Our baby who once so easily regurgitated and would lose his entire feed seems to be keeping it in his stomach! A gtube is currently off the table.
He is eight and a half months old, seven months corrected and something has clicked. Perhaps it was the rest he received while hospitalized, the energy built up from the fluids, maybe his throat healed from the lack of acid regurgitation or maybe his aversions were "reset"? We don't know but will take it. I didn't expect him to feel better when other babies normally do due to his small size. I figured it would have taken him even longer until he was the typical size of a typical 8 or 9 month old. Walker is currently approximately the size of a 3 month old.
|This photo was taken by our OT after a full bottle feed and Walker drifted off - happy moment for us both|
We suddenly have a happier baby who takes approximately 70 percent of his feeds orally by bottle with the remaining milk fed through his NG tube. He now seems to be able to slowly tolerate a little bit of solid food and can spend more time away from the upright position. We hope that his development will take off as his weight increases.
The pediatricians have always hoped for 20 grams a day weight gain or even better, normal baby weight gain being 30 grams a day. Walker started at 20 grams a day and slowly declined to 15 grams and dipped down to 10 grams on average with some weeks losing weight. He was at his worst a few weeks ago while sick with a gastro virus losing over 100 grams in a few days.
The big weigh in happened yesterday and we are so happy that Walker not only gained weight, he gained 30 grams a day on average over the past 10 days! We see the light!
|Walker at his last weigh in pediatric appointment - we were both happy with the results!|
The doctor hopes he will continue to gain and we can remove his tube in about a month, once he takes 100% of his feeds orally and continues to gain weight. Hopefully then we can start to wean him from his medications too.
For those parents, I know there are many of you out there, experiencing reflux or even worse GERD, I know how hopeless you feel. Constantly watching your baby in pain and regurgitate his milk through his nose and eventually emptying his stomach and regurgitating nothing in pain. Arching her back during feeds or swatting the bottle away. Having a list of medication you constantly administer through the night when you wake your baby every 2 or 3 hours to feed in hopes of regaining weight. I know how tired your baby is from never sleeping properly or how a sore develops on his head from constant contact on a baby chair.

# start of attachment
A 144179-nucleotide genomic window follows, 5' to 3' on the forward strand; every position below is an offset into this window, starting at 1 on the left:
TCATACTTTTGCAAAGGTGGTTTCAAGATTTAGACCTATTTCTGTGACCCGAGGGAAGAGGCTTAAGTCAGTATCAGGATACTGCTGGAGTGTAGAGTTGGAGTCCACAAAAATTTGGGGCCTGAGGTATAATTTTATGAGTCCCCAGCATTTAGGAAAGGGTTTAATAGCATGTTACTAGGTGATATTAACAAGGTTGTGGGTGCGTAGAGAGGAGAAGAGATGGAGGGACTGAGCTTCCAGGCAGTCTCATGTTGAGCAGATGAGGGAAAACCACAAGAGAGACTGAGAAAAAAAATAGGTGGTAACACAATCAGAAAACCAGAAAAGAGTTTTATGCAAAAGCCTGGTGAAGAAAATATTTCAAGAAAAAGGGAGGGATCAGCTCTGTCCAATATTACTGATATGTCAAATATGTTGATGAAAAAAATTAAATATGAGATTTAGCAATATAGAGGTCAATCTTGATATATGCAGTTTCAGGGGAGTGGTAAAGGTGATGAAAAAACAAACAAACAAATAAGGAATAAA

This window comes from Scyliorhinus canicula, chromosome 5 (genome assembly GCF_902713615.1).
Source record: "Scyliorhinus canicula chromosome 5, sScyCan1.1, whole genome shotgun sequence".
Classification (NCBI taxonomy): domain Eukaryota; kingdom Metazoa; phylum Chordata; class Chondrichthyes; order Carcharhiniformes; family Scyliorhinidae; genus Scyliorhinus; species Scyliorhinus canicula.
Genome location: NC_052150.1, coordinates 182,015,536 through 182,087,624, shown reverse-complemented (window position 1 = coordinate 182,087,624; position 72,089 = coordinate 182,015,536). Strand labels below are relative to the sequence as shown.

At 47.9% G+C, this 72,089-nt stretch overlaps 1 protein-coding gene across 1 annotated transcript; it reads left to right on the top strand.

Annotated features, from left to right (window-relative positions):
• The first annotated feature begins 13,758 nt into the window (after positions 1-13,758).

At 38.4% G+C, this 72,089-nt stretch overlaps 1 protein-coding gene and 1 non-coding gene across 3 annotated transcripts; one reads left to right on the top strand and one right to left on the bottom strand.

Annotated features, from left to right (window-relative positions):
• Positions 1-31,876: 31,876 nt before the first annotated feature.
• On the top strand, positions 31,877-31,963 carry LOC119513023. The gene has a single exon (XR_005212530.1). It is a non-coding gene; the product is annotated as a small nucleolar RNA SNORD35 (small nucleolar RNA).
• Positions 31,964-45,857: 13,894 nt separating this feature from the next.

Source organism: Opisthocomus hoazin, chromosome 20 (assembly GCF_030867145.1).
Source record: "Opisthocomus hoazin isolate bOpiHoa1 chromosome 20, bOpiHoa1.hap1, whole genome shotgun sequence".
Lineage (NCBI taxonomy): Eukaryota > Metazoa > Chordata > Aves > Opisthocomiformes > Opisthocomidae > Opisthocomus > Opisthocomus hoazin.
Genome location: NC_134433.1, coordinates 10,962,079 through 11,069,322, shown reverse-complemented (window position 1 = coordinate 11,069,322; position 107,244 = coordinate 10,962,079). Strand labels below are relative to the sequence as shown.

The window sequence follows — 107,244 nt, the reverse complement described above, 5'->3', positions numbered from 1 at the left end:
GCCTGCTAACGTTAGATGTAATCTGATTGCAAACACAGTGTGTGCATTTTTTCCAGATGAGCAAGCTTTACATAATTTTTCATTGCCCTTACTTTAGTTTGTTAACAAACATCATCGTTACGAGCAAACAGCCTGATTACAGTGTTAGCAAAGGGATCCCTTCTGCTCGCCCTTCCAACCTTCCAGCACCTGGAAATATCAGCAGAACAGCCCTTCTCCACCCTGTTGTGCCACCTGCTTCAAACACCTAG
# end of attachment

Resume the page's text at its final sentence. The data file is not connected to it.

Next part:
I've gone through this unknowingly with you and also felt like it would never get better.
|One of our many doctor appointment photos - this one was for an RSV shot|
I now know it does and will.
Gastroesophogeal reflux disease causes a vicious circle of pain but I now realize once your baby reaches the point where there is a bit of a relief the vicious circle becomes a positive one. Walker has now become a hungry baby who cries to be fed. He has never been hungry or woke to be fed before. He doesn't instantly cough when he sees the bottle or gag when the nipple is brought closer to his lips. He is regurgitating less and not choking at the thought of feeding.
It has been life changing as we went from thinking we would have to escalate his care with the possibility of swallow tests,a gtube and surgery. We aren't fully out of the woods yet and I hope I don't jinx it but I wanted to share our positive story, as I never thought it could be this way. Keep running on your reflux marathon with your baby and try to make each feed a positive one as those slight changes might help get you on the right path. Walker has a lot of weight to gain to be on a better growth curve but we will celebrate the changes, the gains and being on the growth chart, even if its at the 0.1 percentile!
|Walker is generally a happy baby despite the GERD|
|Brothers playing together now that Walker is feeling better, he can interact more|
Side Note - those parents who are starting their reflux journey, for your information Walker is maxed out on dosages of lansaprozole (prevacid) x2 daily, ranitidine x3 daily (zantac) and domperidome x3 daily and has been on an ng tube for 3 months since 5.5 months old. All meds are given 1/2 an hour before his feed.